Vertebral Compression Fracture

//Vertebral Compression Fracture
Vertebral Compression Fracture 2018-02-01T12:35:09+00:00

What Is A Vertebral Compression Fracture?

A vertebral compression fracture is a fracture in the spinal canal. It happens when a vertebra, or backbone, decreases by at least 15% in height due to the fracture. In other words, a vertebra collapses onto itself and the soft tissue around it, causing compression.

A spinal compression fracture occurs most commonly in the:

  • Upper back, or thoracic spine
  • Lower back, or lumbar spine

These spinal canal fractures occur most commonly in women who have gone through menopause (postmenopausal) and suffer from osteoporosis. However, they also can pose a health threat to some men. One-quarter of all postmenopausal females in the United States have had one of these fractures.

There are other types of fractures in the spine. A burst fracture typically occurs after a high-velocity accident. Similarly, most fractures occur in the front bone of the spine. When the harder bones in the back compress and fracture, it’s known as a wedge fracture.

Vertebral compression fracture symptoms

These fractures are usually characterized by acute back pain. Other symptoms of a spinal compression fracture may include loss of height and muscle.

Left untreated these fractures can lead to spinal deformity caused by the fusion of collapsed vertebrae. The deformity is referred to as kyphosis. You’ve likely heard of this condition as hunchback or dowager’s hump. Rarely do these fractures lead to nerve or spinal cord damage.

These fractures can result in other complications, however, such as:

  • Reduced spinal range-of-motion
  • Lung disorders, such pneumonia or a collapsed lung
  • Crowding of internal organs
  • Constipation
  • Bowel obstruction
  • Progressive muscle weakness
  • Deep venous thrombosis (DVT), which refers to blood clots in the lower leg
  • Loss of independence
  • Increased admissions to nursing homes
  • Increased mortality risk

Vertebral Compression Fractures Causes

Causes may include:

  • Osteoporosis
  • Trauma
  • Metastatic cancers

Osteoporosis 

Osteoporosis is characterized by bones that are weak and thin. This makes them more susceptible to fracture. It is the most common cause of compression fractures.

Your doctor can diagnose osteoporosis. They’ll use an imaging technique called DEXA, or dual energy X-ray absorptiometry. The technique measures the density of your bone, which will be low in the case of osteoporosis.

Trauma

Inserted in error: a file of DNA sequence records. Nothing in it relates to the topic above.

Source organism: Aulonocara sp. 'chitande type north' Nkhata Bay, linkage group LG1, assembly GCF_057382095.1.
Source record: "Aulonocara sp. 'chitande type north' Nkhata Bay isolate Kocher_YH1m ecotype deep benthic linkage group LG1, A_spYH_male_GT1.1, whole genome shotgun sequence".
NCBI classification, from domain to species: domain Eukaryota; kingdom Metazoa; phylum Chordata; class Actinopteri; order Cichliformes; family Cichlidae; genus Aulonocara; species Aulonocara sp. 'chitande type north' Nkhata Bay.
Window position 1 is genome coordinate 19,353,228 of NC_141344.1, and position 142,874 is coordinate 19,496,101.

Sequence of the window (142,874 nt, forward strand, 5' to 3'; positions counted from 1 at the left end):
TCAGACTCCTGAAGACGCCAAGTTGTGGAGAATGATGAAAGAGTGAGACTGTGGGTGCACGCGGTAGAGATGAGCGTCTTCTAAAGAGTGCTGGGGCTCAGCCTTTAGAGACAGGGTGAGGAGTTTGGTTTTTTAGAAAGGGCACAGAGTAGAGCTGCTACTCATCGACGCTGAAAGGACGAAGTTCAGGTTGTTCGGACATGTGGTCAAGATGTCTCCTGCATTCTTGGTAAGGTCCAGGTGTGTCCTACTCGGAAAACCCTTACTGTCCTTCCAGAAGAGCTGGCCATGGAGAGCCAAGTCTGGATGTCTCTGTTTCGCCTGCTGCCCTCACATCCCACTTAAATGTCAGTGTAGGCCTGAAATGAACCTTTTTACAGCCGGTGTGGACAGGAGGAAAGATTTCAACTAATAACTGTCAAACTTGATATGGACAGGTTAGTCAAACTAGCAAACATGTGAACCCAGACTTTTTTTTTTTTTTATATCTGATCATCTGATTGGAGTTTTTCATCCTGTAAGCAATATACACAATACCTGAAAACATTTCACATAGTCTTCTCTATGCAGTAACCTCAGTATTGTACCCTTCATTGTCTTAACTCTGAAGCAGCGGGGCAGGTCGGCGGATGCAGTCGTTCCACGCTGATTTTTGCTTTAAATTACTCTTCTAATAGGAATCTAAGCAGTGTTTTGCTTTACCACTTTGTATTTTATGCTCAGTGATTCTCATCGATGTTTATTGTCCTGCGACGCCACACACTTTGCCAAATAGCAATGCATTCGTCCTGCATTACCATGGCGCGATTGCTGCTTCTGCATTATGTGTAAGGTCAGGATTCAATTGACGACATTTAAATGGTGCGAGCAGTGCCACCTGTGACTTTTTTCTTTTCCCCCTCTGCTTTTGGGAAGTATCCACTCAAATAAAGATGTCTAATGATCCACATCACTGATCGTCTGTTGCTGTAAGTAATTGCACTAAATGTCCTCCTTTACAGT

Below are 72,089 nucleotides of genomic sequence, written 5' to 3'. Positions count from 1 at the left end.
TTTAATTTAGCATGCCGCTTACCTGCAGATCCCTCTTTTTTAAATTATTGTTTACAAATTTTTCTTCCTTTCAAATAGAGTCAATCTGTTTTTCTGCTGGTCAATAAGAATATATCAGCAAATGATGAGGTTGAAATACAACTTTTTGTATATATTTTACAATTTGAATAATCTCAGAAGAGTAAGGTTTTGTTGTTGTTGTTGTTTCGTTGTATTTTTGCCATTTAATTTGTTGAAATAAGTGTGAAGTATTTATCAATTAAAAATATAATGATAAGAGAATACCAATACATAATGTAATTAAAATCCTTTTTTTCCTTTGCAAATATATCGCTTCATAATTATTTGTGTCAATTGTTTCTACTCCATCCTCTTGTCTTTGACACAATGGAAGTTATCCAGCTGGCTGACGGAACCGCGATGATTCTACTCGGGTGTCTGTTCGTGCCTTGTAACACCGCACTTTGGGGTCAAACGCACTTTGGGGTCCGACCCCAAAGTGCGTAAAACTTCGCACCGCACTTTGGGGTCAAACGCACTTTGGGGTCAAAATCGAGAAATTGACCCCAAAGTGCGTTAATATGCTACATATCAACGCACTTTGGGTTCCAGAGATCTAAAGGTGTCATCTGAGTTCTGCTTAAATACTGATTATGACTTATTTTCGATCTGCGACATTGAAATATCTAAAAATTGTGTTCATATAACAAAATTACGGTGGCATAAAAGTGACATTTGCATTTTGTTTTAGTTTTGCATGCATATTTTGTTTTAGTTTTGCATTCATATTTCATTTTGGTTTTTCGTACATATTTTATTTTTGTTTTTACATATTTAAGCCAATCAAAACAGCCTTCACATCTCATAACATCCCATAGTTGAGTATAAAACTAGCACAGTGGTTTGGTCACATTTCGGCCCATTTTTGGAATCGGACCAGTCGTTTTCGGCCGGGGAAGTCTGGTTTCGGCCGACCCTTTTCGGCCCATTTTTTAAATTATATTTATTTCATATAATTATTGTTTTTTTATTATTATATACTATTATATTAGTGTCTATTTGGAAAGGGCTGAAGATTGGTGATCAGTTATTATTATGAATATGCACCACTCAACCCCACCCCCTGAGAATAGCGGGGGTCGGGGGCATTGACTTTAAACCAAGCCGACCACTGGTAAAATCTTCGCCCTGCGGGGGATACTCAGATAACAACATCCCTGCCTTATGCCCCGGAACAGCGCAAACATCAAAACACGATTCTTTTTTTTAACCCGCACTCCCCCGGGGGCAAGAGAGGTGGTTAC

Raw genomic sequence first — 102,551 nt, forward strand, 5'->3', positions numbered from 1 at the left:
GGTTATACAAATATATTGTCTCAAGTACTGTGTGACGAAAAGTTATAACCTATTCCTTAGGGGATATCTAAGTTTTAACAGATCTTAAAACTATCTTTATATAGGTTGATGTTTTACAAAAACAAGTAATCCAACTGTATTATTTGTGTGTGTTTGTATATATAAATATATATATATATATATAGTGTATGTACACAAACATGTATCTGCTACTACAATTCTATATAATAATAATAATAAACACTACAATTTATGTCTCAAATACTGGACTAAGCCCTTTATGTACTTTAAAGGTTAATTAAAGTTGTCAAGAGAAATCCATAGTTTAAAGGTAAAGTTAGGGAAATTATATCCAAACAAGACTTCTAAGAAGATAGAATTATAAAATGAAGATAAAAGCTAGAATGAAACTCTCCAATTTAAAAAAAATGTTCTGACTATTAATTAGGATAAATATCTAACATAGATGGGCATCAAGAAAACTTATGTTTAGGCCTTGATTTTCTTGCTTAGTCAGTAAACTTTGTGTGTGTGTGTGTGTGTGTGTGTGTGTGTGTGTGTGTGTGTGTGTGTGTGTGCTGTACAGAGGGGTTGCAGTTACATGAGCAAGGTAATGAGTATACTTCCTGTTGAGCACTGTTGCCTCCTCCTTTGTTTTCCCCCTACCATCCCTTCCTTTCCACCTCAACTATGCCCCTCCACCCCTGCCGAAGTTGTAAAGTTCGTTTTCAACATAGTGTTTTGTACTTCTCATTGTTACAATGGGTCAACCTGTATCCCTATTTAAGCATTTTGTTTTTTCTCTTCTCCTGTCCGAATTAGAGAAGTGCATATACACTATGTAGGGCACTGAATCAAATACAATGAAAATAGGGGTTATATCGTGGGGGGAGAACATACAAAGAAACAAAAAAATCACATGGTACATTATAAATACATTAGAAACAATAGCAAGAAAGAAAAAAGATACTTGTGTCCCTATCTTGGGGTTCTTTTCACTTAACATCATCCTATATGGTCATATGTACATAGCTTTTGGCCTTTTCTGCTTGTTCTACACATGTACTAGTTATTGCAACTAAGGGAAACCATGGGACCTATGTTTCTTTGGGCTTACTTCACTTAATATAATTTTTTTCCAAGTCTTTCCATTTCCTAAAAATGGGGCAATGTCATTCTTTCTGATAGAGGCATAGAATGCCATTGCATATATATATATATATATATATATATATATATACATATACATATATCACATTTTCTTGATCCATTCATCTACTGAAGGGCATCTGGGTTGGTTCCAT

Trauma of the vertebrae of the spine can also lead to spinal compression fractures, even in those with healthy bones.

This trauma can occur from:

  • A fall
  • An automobile accident
  • A forceful jum
  • Lifting a heavy object
  • Any stress that exceeds the breaking point of the spine

Metastatic cancers

If you’re younger than 55 and have no prior history of trauma or osteoporosis, you may want to talk to your doctor about metastatic cancers. It is rare, but one of the causes of unexplained spinal fractures.

A metastatic cancer refers to the spread of cancer from one part of the body where it started (the primary site) to other parts of the body (secondary sites). This type of cancer causes destruction of the bone in the vertebrae. This leads to weakening of the bone and collapse.

There are certain types of cancers that are more likely to metastasize, including:

  • Breast
  • Prostate
  • Lung

Cancer frequently spreads to areas such as the upper arm bone (humerus), pelvis, upper leg bone (femur), ribs, and skull.

Vertebral Compression Fracture Risk Factors

Risk factors for these types of vertebral fractures include:

  • Advanced age
  • Osteoporosis
  • History of osteoporotic fracture
  • Female gender
  • Low weight
  • Steroid use
  • Smoking
  • Lack of exercise
  • Calcium or vitamin D deficiency

Many of the risk factors for these fractures are the same as those for osteoporosis.

Diagnosis

Approximately two-thirds of compression fractures are not diagnosed. However, if you’re aware of your symptoms and working closely with a specialized doctor, there are ways to diagnose this condition.

Doctors diagnose compression fractures by:

  • Taking a thorough health history
  • Performing a physical examination
  • Taking X-rays of the spine